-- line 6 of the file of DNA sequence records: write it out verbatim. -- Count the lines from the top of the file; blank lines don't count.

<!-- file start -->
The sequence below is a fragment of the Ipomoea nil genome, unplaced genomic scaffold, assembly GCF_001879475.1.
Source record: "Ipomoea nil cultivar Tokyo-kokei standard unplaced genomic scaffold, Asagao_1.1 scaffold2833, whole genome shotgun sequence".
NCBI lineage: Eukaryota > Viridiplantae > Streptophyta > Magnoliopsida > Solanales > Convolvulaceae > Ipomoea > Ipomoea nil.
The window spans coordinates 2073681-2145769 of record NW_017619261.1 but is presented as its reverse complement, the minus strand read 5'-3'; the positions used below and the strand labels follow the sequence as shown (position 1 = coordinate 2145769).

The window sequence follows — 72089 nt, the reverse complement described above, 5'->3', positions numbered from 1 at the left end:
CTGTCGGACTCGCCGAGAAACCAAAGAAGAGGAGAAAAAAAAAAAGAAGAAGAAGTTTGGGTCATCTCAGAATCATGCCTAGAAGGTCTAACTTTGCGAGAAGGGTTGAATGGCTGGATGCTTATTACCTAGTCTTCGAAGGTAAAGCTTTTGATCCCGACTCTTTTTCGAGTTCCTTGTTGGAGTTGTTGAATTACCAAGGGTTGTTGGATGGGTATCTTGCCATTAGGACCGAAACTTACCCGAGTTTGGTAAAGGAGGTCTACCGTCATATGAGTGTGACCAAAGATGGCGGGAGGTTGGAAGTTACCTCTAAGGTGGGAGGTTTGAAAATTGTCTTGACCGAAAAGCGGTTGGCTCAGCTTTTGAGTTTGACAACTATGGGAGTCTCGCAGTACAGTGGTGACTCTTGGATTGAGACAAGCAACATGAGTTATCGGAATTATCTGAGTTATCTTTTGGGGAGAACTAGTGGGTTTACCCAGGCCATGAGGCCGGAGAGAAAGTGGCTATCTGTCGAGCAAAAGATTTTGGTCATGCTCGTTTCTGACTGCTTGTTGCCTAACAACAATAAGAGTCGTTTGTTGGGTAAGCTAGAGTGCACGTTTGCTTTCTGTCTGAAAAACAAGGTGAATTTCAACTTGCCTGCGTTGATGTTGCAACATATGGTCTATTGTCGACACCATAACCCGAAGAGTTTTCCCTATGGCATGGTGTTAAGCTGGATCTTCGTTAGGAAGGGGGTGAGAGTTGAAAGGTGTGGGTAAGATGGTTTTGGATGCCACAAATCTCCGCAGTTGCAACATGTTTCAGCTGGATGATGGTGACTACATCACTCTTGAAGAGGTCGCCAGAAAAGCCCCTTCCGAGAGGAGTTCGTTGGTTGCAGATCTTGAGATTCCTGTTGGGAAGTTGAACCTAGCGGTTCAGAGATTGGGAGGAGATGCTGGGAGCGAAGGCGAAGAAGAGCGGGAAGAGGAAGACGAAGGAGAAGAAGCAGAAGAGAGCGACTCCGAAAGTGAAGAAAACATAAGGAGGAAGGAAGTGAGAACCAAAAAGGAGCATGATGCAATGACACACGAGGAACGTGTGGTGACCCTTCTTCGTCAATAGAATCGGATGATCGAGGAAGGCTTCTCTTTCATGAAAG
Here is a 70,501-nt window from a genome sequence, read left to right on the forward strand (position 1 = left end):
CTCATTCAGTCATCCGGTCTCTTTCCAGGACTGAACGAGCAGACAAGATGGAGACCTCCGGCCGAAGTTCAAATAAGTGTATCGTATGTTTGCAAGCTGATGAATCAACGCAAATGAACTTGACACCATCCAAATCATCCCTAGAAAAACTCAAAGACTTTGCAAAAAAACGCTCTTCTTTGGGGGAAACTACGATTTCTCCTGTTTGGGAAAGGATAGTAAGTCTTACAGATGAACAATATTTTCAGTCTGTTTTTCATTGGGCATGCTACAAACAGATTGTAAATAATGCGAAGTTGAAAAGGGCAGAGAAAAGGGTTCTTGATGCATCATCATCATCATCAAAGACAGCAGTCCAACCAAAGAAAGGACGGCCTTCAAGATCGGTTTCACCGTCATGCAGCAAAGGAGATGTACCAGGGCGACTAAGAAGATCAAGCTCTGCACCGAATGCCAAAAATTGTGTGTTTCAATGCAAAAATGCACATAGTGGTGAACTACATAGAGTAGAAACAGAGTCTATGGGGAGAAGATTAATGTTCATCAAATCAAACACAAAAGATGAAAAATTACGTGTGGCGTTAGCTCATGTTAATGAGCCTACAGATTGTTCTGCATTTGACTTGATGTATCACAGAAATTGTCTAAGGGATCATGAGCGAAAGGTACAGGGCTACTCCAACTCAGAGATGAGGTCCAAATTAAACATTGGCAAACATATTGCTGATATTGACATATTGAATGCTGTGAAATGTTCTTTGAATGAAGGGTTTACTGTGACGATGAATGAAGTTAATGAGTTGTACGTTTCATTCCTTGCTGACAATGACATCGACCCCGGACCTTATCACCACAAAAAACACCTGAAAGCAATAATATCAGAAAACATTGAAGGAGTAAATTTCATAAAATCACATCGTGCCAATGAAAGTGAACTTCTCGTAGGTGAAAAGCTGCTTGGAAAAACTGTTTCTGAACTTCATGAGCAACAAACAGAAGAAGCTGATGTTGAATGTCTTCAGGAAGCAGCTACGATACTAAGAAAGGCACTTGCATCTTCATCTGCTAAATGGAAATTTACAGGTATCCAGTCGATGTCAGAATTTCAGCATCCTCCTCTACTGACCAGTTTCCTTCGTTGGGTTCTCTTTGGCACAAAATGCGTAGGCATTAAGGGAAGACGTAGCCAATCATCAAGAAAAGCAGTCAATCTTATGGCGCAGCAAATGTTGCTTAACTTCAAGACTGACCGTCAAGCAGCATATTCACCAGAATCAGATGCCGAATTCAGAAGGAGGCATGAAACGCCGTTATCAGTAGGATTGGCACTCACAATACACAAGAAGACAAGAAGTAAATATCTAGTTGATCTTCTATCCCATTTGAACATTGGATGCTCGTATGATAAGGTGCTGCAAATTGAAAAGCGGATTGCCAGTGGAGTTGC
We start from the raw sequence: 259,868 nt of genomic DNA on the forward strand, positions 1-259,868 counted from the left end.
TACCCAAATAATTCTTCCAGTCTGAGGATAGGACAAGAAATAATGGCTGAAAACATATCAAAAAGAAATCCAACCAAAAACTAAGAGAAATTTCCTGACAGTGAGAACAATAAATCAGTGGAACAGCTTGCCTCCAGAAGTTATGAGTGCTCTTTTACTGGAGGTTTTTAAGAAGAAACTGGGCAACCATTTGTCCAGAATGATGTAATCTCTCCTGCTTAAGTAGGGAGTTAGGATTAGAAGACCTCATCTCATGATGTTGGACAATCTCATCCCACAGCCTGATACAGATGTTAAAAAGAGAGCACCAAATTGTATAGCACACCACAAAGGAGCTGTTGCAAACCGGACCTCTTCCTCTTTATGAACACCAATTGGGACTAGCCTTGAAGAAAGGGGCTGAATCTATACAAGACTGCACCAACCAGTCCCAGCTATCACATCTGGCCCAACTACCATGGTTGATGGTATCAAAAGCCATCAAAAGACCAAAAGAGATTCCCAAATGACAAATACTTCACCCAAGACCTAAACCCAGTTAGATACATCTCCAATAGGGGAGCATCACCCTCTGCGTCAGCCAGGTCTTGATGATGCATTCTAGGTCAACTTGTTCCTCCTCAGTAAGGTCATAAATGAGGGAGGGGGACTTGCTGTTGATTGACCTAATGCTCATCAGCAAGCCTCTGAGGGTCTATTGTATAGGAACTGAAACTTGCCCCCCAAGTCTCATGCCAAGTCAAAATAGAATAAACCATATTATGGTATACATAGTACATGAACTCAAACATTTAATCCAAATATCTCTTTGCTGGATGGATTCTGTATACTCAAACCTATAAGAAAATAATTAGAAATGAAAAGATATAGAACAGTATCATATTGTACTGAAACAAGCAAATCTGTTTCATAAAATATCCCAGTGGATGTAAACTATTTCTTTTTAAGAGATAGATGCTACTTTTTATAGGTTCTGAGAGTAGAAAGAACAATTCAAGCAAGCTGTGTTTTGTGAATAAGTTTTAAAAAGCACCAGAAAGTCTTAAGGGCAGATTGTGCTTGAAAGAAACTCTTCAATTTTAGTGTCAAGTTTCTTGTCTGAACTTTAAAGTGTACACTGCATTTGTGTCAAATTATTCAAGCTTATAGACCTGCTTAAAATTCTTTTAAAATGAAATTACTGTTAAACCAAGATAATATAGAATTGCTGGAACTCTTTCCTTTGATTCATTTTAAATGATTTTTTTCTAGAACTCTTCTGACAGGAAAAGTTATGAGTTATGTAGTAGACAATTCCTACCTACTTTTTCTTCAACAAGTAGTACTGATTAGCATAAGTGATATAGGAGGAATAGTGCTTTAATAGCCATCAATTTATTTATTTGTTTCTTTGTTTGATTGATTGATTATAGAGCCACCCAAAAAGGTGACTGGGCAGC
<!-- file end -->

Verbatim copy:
CTGTCGGACTCGCCGAGAAACCAAAGAAGAGGAGAAAAAAAAAAAGAAGAAGAAGTTTGGGTCATCTCAGAATCATGCCTAGAAGGTCTAACTTTGCGAGAAGGGTTGAATGGCTGGATGCTTATTACCTAGTCTTCGAAGGTAAAGCTTTTGATCCCGACTCTTTTTCGAGTTCCTTGTTGGAGTTGTTGAATTACCAAGGGTTGTTGGATGGGTATCTTGCCATTAGGACCGAAACTTACCCGAGTTTGGTAAAGGAGGTCTACCGTCATATGAGTGTGACCAAAGATGGCGGGAGGTTGGAAGTTACCTCTAAGGTGGGAGGTTTGAAAATTGTCTTGACCGAAAAGCGGTTGGCTCAGCTTTTGAGTTTGACAACTATGGGAGTCTCGCAGTACAGTGGTGACTCTTGGATTGAGACAAGCAACATGAGTTATCGGAATTATCTGAGTTATCTTTTGGGGAGAACTAGTGGGTTTACCCAGGCCATGAGGCCGGAGAGAAAGTGGCTATCTGTCGAGCAAAAGATTTTGGTCATGCTCGTTTCTGACTGCTTGTTGCCTAACAACAATAAGAGTCGTTTGTTGGGTAAGCTAGAGTGCACGTTTGCTTTCTGTCTGAAAAACAAGGTGAATTTCAACTTGCCTGCGTTGATGTTGCAACATATGGTCTATTGTCGACACCATAACCCGAAGAGTTTTCCCTATGGCATGGTGTTAAGCTGGATCTTCGTTAGGAAGGGGGTGAGAGTTGAAAGGTGTGGGTAAGATGGTTTTGGATGCCACAAATCTCCGCAGTTGCAACATGTTTCAGCTGGATGATGGTGACTACATCACTCTTGAAGAGGTCGCCAGAAAAGCCCCTTCCGAGAGGAGTTCGTTGGTTGCAGATCTTGAGATTCCTGTTGGGAAGTTGAACCTAGCGGTTCAGAGATTGGGAGGAGATGCTGGGAGCGAAGGCGAAGAAGAGCGGGAAGAGGAAGACGAAGGAGAAGAAGCAGAAGAGAGCGACTCCGAAAGTGAAGAAAACATAAGGAGGAAGGAAGTGAGAACCAAAAAGGAGCATGATGCAATGACACACGAGGAACGTGTGGTGACCCTTCTTCGTCAATAGAATCGGATGATCGAGGAAGGCTTCTCTTTCATGAAAG